In the 20th century, one of the standout features of the U.S. workforce was Americans’ willingness to chase economic opportunity to new cities, regions, and states. Geographic mobility makes for a more flexible workforce, and that flexibility can be a boon for an economy, with workers going where they’re needed. But in recent years, the U.S. labor force has undergone a substantial change, becoming less likely to move. In 2016, 1.5 percent of Americans moved out of the state they were living in. Between 1950 and 1990, that percentage was more than twice as large.

This raises a host of interesting economic questions. Is geographic mobility related to social or economic mobility? Do people who move get better jobs? Better pay? If so, for whom?

Since early career success is a major factor in determining lifetime earnings, these considerations, whether to move and where, are especially pressing for young Americans who came of working age during or immediately after the Great Recession. For this group, small salary changes can make a big difference down the road, and the positive effects of securing a good job can accumulate over decades, as the effects of losing a job can too.

A new study sheds light on the importance of location, looking at whether a worker’s proximity to his or her parents affects long-term earnings following the loss of a job. To study this, the researchers compared the earnings of people who lost their jobs with parents nearby versus those whose parents lived farther away. The researchers looked at data collected from roughly 35,000 people from the Panel Study of Income Dynamics, the longest running longitudinal household survey in the world, between 1968 and 2013. Parental proximity certainly matters for something: For example, it was found that people who live outside their parents’ neighborhood tend to, on average, be younger, be more educated, and earn significantly more than those who stayed in their parents’ orbits.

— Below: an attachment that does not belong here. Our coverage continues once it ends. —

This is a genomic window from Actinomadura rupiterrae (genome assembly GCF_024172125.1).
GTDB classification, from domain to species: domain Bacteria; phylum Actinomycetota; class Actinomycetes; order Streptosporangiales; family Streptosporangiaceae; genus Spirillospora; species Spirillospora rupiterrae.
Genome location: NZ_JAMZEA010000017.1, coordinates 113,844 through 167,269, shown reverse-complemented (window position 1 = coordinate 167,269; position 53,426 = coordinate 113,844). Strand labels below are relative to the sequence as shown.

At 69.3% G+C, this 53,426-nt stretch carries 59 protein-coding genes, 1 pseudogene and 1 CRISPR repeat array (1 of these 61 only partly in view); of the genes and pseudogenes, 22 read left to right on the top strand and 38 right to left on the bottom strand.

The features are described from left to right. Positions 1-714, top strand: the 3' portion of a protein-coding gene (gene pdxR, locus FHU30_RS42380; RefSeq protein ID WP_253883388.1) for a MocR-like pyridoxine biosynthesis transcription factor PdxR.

As for whether proximity to one’s parents affected long-term earnings following a job loss, the researchers looked at workers who were employed full-time for at least two years and then lost their jobs due to layoffs or closings. They found an interesting pattern that held for young adults between the ages of 25 and 35: Those who lived away from their parents saw a large decline in earnings of $15,000 a year on average, and that’s just right after losing their jobs. Even after 10 years, they failed to catch up to peers who didn’t suffer a job loss during that crucial period. For those who lived near their parents, the story was different: Their earnings took a big initial hit as well after a job loss—around $10,000, on average. But importantly, their earnings recovered and caught up with their continuously employed peers within five years. And for older adults, aged 36 to 55, living close to or far from one’s parents tended not to make a difference.

One reason this might be the case is that those living close to their parents are working lower-paying jobs—if they’re making less to begin with, it’s easier to return to where they were. This hypothesis isn’t explored in detail in the paper, though the researchers note that this phenomenon could in principle account for why those living close to their parents see their wages bounce back.

The study’s authors mention a couple of other reasons why having parents nearby might result in better financial outcomes for young adults who lost their jobs: First, parents might be providing “informal insurance” when their adult children become unemployed, in the form of child care, food, or housing. That in turn could provide the resources necessary for a more ambitious job search, giving their kids the support to get back on the right track instead of having to take lower-paying jobs to get by. Second, living in one’s parents’ community likely means a better social network to locate job openings. And lastly, parents can provide emotional support, which may also aid the job search process.

Whatever the explanation, the researchers explained that proximity to parents is an important component of thinking about why Americans move. “Although this correlation does not demonstrate causality, our findings suggest that parents play an important role in adult children’s labor market outcomes and that family connections are, therefore, potentially important for the labor market decisions of adult children,” they wrote in the paper. They added that the earnings pattern they documented might “explain [young people’s] sometimes surprising reluctance to move, especially among those who are less educated.” There’s no one explanation for why Americans aren’t moving as much as they used to, but this data points at a possible cause.